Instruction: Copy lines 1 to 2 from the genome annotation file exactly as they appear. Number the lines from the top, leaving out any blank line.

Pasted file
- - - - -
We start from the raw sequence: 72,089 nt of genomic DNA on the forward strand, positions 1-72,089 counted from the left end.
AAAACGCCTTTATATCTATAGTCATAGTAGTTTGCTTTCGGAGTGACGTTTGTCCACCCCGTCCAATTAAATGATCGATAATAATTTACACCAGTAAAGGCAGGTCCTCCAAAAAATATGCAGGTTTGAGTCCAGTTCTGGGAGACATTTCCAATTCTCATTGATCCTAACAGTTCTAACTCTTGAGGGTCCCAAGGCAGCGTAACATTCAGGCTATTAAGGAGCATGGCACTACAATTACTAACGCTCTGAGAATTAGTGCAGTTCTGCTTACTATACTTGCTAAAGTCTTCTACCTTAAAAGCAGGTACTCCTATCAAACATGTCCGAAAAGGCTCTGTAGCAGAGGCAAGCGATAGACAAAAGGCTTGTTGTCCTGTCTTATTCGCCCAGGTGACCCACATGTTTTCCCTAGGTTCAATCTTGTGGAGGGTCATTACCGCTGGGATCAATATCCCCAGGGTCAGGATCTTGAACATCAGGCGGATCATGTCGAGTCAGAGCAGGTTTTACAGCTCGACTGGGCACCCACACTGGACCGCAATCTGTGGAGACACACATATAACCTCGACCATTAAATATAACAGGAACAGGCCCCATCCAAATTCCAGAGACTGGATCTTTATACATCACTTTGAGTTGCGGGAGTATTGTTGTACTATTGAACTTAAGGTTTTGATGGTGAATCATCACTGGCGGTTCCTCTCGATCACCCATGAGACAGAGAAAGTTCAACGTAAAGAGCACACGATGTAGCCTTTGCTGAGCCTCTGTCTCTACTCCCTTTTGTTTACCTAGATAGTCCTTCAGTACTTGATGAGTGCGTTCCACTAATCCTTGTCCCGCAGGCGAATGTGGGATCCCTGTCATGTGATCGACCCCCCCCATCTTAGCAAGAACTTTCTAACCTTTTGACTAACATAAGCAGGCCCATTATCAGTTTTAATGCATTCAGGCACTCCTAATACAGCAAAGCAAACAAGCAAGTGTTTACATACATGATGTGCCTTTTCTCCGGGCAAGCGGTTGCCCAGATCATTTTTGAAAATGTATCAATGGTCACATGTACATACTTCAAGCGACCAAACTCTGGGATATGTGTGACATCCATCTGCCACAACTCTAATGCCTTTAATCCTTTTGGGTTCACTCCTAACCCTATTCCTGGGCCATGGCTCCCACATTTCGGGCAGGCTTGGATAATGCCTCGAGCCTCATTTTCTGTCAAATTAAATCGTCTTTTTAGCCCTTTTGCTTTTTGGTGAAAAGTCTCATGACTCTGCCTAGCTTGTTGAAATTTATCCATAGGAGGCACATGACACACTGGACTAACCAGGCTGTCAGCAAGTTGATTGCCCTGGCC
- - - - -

We start from the raw sequence: 72,089 nt of genomic DNA on the forward strand, positions 1-72,089 counted from the left end.
AAAACGCCTTTATATCTATAGTCATAGTAGTTTGCTTTCGGAGTGACGTTTGTCCACCCCGTCCAATTAAATGATCGATAATAATTTACACCAGTAAAGGCAGGTCCTCCAAAAAATATGCAGGTTTGAGTCCAGTTCTGGGAGACATTTCCAATTCTCATTGATCCTAACAGTTCTAACTCTTGAGGGTCCCAAGGCAGCGTAACATTCAGGCTATTAAGGAGCATGGCACTACAATTACTAACGCTCTGAGAATTAGTGCAGTTCTGCTTACTATACTTGCTAAAGTCTTCTACCTTAAAAGCAGGTACTCCTATCAAACATGTCCGAAAAGGCTCTGTAGCAGAGGCAAGCGATAGACAAAAGGCTTGTTGTCCTGTCTTATTCGCCCAGGTGACCCACATGTTTTCCCTAGGTTCAATCTTGTGGAGGGTCATTACCGCTGGGATCAATATCCCCAGGGTCAGGATCTTGAACATCAGGCGGATCATGTCGAGTCAGAGCAGGTTTTACAGCTCGACTGGGCACCCACACTGGACCGCAATCTGTGGAGACACACATATAACCTCGACCATTAAATATAACAGGAACAGGCCCCATCCAAATTCCAGAGACTGGATCTTTATACATCACTTTGAGTTGCGGGAGTATTGTTGTACTATTGAACTTAAGGTTTTGATGGTGAATCATCACTGGCGGTTCCTCTCGATCACCCATGAGACAGAGAAAGTTCAACGTAAAGAGCACACGATGTAGCCTTTGCTGAGCCTCTGTCTCTACTCCCTTTTGTTTACCTAGATAGTCCTTCAGTACTTGATGAGTGCGTTCCACTAATCCTTGTCCCGCAGGCGAATGTGGGATCCCTGTCATGTGATCGACCCCCCCCATCTTAGCAAGAACTTTCTAACCTTTTGACTAACATAAGCAGGCCCATTATCAGTTTTAATGCATTCAGGCACTCCTAATACAGCAAAGCAAACAAGCAAGTGTTTACATACATGATGTGCCTTTTCTCCGGGCAAGCGGTTGCCCAGATCATTTTTGAAAATGTATCAATGGTCACATGTACATACTTCAAGCGACCAAACTCTGGGATATGTGTGACATCCATCTGCCACAACTCTAATGCCTTTAATCCTTTTGGGTTCACTCCTAACCCTATTCCTGGGCCATGGCTCCCACATTTCGGGCAGGCTTGGATAATGCCTCGAGCCTCATTTTCTGTCAAATTAAATCGTCTTTTTAGCCCTTTTGCTTTTTGGTGAAAAGTCTCATGACTCTGCCTAGCTTGTTGAAATTTATCCATAGGAGGCACATGACACACTGGACTAACCAGGCTGTCAGCAAGTTGATTGCCCTGGCC